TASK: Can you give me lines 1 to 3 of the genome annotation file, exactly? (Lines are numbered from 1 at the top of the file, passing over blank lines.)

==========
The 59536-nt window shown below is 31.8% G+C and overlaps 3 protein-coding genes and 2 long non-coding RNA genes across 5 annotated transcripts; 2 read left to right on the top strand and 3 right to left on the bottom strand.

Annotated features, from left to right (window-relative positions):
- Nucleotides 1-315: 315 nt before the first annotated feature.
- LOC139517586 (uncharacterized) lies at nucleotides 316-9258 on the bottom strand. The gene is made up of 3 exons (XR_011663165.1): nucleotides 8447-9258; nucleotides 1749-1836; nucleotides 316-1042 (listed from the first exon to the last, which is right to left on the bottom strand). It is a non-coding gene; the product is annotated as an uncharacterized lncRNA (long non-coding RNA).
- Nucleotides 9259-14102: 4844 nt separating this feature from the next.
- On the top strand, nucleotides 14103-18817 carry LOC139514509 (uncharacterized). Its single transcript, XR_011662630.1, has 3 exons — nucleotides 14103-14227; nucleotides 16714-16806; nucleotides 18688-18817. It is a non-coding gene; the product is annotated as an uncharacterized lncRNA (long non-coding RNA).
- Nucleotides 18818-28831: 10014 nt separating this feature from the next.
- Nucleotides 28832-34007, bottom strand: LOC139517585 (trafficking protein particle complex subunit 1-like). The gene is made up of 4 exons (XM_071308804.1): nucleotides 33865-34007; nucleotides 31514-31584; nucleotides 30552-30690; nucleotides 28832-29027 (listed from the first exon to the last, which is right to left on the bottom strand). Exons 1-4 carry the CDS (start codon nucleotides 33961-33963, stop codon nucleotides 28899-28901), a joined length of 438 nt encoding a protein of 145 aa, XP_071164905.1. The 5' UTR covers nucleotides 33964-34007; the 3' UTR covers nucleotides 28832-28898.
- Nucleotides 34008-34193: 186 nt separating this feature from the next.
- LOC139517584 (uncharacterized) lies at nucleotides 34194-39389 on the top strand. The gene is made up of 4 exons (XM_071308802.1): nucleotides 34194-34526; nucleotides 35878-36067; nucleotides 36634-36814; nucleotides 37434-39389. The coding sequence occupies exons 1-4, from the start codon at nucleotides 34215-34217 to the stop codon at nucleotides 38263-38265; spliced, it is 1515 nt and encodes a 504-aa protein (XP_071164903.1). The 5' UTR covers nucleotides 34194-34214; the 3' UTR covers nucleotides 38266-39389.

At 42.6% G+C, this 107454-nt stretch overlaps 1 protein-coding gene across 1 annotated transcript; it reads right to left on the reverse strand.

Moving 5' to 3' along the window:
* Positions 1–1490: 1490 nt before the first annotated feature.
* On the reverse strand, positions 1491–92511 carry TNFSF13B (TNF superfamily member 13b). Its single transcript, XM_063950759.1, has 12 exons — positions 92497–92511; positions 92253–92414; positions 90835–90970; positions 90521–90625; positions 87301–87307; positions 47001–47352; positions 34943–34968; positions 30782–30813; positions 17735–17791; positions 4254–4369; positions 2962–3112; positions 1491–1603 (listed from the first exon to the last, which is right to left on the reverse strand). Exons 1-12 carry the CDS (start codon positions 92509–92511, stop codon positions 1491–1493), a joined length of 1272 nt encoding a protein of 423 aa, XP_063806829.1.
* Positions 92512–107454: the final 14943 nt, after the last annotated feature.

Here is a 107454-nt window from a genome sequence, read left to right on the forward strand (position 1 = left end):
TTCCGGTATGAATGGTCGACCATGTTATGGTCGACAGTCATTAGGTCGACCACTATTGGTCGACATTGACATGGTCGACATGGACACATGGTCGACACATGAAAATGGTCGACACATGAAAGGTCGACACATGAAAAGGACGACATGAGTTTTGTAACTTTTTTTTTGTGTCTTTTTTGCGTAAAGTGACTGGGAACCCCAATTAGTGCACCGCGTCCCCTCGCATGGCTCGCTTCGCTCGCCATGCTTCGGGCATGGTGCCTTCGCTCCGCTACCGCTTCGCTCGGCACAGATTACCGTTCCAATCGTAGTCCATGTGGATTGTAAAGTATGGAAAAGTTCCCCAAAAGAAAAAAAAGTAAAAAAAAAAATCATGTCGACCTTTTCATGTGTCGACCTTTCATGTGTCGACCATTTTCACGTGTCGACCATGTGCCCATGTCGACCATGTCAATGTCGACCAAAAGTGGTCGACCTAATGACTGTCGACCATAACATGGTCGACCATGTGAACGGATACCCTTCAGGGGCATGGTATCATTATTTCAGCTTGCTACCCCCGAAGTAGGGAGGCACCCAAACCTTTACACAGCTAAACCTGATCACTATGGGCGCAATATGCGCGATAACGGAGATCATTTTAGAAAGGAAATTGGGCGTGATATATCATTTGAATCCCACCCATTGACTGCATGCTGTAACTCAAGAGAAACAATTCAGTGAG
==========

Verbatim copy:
The 59536-nt window shown below is 31.8% G+C and overlaps 3 protein-coding genes and 2 long non-coding RNA genes across 5 annotated transcripts; 2 read left to right on the top strand and 3 right to left on the bottom strand.

Annotated features, from left to right (window-relative positions):
- Nucleotides 1-315: 315 nt before the first annotated feature.